Jamie works out five to six times a week and commits to a full rest day or active rest day on her days off. Most of her training consists of weight lifting, gymnastics, bodyweight movements, cardio and skill work. She also enjoys sports like basketball, tennis, golf, volleyball and swimming, and she surfs El Porto most mornings.

When I met Jamie at her gym in Torrance, Arielle, a former collegiate softball player, and Indigo, a former professional snowboarder were there working out. The camaraderie was remarkable as Jamie and Arielle, CrossFitters since 2013, helped newcomer Indigo, CrossFitter for six months, accomplish her very first “nose to bar” workout. As they stood together they cheered, watched and filmed the newcomer’s success and accomplishment.

“A good CrossFit gym has qualified coaches to help newbies learn the movements with good form and appropriate load,” explains physical therapist Ariel Shore. “Not everyone needs to flip tires or lift heavy. It depends on your goals.”

And although Jamie spends many hours of her day training indoors, she admits she’s really a beach girl at heart and can’t wait for her outdoor time. “I grew up right here in Redondo Beach and feel the most at peace while at the beach in the sun or enjoying a beautiful sunset,” she says. “I feel like I work out so hard in the gym so I can enjoy my life outside with family, friends and good food!”

When I met Jamie at her gym in Torrance, Arielle, a former collegiate softball player, and Indigo, a former professional snowboarder were there working out. The camaraderie was remarkable as Jamie and Arielle, CrossFitters since 2013, helped newcomer Indigo, CrossFitter for six months, accomplish her very first “nose to bar” workout. As they stood together they cheered, watched and filmed the newcomer’s success and accomplishment.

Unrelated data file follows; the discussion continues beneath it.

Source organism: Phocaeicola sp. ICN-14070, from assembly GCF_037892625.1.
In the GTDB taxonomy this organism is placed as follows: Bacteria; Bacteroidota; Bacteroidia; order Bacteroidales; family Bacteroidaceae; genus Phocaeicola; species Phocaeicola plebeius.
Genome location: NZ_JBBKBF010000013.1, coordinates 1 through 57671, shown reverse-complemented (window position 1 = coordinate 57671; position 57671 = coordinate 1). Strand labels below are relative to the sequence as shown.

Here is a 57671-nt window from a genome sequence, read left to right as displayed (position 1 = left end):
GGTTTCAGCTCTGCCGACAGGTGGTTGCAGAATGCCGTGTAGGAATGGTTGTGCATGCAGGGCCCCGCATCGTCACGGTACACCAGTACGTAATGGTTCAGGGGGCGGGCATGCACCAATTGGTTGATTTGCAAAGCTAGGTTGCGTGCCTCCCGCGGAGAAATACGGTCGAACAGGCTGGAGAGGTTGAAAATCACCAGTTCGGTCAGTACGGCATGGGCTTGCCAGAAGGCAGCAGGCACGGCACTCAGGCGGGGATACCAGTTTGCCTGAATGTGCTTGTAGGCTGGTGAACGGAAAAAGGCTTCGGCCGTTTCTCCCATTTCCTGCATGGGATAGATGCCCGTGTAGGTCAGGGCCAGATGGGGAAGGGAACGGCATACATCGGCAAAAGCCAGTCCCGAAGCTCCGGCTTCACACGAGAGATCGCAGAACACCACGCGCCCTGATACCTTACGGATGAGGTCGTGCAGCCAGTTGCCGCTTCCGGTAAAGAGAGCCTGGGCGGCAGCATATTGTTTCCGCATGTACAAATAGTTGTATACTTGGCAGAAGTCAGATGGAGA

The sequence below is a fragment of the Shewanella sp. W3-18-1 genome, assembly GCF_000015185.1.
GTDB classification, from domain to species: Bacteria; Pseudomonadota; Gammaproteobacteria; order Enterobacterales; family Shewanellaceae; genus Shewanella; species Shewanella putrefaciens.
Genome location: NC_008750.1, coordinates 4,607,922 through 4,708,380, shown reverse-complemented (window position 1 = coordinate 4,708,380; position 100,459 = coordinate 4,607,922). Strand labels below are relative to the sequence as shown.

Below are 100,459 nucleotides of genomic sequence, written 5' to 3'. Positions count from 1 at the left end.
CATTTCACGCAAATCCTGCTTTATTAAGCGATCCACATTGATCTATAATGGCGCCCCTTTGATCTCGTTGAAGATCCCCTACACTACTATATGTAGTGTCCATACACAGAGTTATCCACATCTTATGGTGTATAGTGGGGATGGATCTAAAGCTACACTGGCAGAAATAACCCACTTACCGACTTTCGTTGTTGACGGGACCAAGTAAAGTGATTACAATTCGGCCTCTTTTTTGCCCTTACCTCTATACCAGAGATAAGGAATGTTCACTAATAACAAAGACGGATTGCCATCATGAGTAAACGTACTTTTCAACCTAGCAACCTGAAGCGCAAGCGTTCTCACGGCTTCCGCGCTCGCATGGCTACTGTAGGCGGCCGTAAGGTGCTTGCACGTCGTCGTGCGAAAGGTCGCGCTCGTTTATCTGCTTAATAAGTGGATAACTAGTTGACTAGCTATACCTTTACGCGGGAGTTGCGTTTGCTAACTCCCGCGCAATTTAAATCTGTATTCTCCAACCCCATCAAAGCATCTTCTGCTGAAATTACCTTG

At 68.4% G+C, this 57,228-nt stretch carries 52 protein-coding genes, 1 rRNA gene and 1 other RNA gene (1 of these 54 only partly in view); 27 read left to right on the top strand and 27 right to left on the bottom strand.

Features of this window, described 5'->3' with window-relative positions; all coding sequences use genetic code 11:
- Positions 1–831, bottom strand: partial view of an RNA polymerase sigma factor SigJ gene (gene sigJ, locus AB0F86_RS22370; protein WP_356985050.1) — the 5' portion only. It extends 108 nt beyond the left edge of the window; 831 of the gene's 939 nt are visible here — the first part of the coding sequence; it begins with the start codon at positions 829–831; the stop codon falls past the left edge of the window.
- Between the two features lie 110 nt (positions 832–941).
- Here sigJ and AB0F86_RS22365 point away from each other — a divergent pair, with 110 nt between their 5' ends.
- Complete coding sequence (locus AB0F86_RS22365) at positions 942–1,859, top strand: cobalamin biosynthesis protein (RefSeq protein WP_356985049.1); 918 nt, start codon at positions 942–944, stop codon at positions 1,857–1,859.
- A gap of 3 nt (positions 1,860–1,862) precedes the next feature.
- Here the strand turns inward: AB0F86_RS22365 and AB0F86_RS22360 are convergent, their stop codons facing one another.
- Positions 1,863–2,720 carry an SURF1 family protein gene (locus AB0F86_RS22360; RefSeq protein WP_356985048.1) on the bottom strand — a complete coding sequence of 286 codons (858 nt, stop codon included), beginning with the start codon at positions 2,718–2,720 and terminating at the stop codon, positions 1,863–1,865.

“A good CrossFit gym has qualified coaches to help newbies learn the movements with good form and appropriate load,” explains physical therapist Ariel Shore. “Not everyone needs to flip tires or lift heavy. It depends on your goals.”

And although Jamie spends many hours of her day training indoors, she admits she’s really a beach girl at heart and can’t wait for her outdoor time. “I grew up right here in Redondo Beach and feel the most at peace while at the beach in the sun or enjoying a beautiful sunset,” she says. “I feel like I work out so hard in the gym so I can enjoy my life outside with family, friends and good food!”

JAMIE’S YEAR IN HEALTH


DAILY NUTRITION:

I try to eat a protein, a carb, greens/veggies and healthy fat with most meals.


GUILTY PLEASURES:

Desserts. Anything from cookies, donuts, cakes, cupcakes and ice cream. I also love Philz Coffee. Their Soul Train hazelnut coffee sweet and creamy is always a treat for me.


FITNESS CRAZE YOU WANT TO TRY:

I’ve always wanted to try some type of martial arts, maybe Muy Thai or jiujitsu. As a kid I quit judo because I was so embarrassed that I weighed more than all the popular boys in my class. So I think it would be nice to go back and give martial arts another shot. Also the self-defense aspect of it is really cool and useful.


FITNESS GOAL:

I’ve spent the past 20 years of my life dedicated to high-level sports and competition, which means endless hours in the gym working on weaknesses and pushing my body to its limits. So I look forward to having fun in the gym again and enjoying my workouts.